I suppose it’s too much to hope for that someone who operates on the fringes of American politics might realize that the Pakistani government is not a monolith that always acts with all of its participants working together for the same outcome. Rather than supporting those within Pakistan who will advance US interests, Rohrabacher wants to punish all of Pakistan because of those who work against US interests.

Rohrabacher’s attempt at lead pipe diplomacy has failed miserably, going down by a vote of 335 to 84.  Here is how Pakistan Today described the outcome:

Dashing Congressman Dana Rohrabacher’s drastic designs, the US Congress on Thursday turned down the bill proposing curbs on American aid to Pakistan.

/snip/

The House of representative rejected the bill as 335 votes were cast against the bill while 84 in favour. Pakistan ambassador to US, Sherry Rehman played an active role against the bill.

At least he did a better job pronouncing Balochistan

As NATO Summit Approaches, Taliban Strength Accumulates

Violence in Afghanistan continues its steady increase.

NATO found it necessary yesterday to trot out a high-ranking spokesman to try to tamp down the suggestion from Dianne Feinstein and Mike Rogers over the weekend that the Taliban has increased in strength. Unfortunately for NATO, however, there are more reasons to believe that the Taliban is in a strong position than just statements emanating from Washington power players. The Taliban themselves seem also to sense their stronger position, as evidenced by their abandoning the “secret” negotiations that the US had entered into with them over the winter. The caution exhibited by Hamid Karzai as he prepares to accept the handoff of security control for more of Afghanistan also reflects a strengthening of the Taliban’s position.

It seems only fitting that since CNN was where Feinstein and Rogers made their claim that the Taliban is stronger that NATO would choose CNN for their push-back on the idea:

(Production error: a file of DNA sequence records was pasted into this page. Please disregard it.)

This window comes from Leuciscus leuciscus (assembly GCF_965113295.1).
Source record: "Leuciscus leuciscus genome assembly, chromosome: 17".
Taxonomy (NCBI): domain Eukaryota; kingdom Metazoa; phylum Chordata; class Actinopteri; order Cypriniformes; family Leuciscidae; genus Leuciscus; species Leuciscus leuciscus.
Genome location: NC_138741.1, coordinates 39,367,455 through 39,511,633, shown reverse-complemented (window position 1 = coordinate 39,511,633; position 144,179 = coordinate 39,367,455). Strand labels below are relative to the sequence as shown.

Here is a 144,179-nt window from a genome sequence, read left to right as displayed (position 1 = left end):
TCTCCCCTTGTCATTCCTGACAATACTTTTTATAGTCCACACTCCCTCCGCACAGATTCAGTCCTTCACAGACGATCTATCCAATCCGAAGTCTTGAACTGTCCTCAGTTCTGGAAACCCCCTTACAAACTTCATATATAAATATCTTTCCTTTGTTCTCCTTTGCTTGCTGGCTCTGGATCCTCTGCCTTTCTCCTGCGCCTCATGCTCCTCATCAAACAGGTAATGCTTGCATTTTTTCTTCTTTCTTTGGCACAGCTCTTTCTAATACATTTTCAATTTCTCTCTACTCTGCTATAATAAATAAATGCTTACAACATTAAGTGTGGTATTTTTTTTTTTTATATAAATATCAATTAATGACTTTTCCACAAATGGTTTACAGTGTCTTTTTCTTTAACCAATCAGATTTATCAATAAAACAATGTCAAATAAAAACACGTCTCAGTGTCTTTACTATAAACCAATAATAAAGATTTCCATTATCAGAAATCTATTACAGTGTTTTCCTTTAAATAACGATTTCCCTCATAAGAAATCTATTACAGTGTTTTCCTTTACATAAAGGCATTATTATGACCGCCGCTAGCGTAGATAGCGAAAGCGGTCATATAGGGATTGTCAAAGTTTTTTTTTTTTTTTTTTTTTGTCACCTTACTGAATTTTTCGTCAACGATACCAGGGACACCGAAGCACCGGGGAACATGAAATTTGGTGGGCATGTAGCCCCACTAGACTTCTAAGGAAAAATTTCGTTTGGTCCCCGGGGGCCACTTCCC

A top coalition official on Wednesday disputed lawmakers’ assertions that the Taliban are increasing their strength in Afghanistan.

“I’m afraid for the Taliban the evidence is rather different,” said British army Lt. Gen. Adrian Bradshaw, deputy commander for NATO’s International Security Assistance Force, in a briefing with reporters from Kabul.

The Taliban’s ability to deliver attacks in Afghanistan was reduced by almost 10% in 2011, said Bradshaw, adding that the NATO-led force is seeing a similar trend early this year.

“We get reporting, reliable reporting of Taliban commanders, feeling under pressure with lack of weapons and equipment, with lack of finance,” he said.

Bradshaw is of course gaming the figures. The independent group Afghanistan NGO Safety Office, or ANSO, reported that for 2011 (pdf), attacks by Armed Opposition Groups (AOG, described as the Taliban, Haqqani Network and Hezb-i-Hekmatyar) continued its upward trend in 2011, as seen in the figure above, rather than going down as Bradshaw would have us believe.

Reuters reports on the concerns surrounding the next step in handing over security control in Afghanistan:

Afghanistan faces tougher security challenges in the next phase of a transition from foreign to Afghan forces as insurgents step up their attacks, Afghan officials said on Thursday.

President Hamid Karzai is expected to announce on Sunday the transfer of 230 districts and the centers of all provincial capitals to Afghan control in the third phase of a handover before most NATO troops pull out by the end of 2014.

/snip/

There are, however, few signs of improving security in Afghanistan. Read more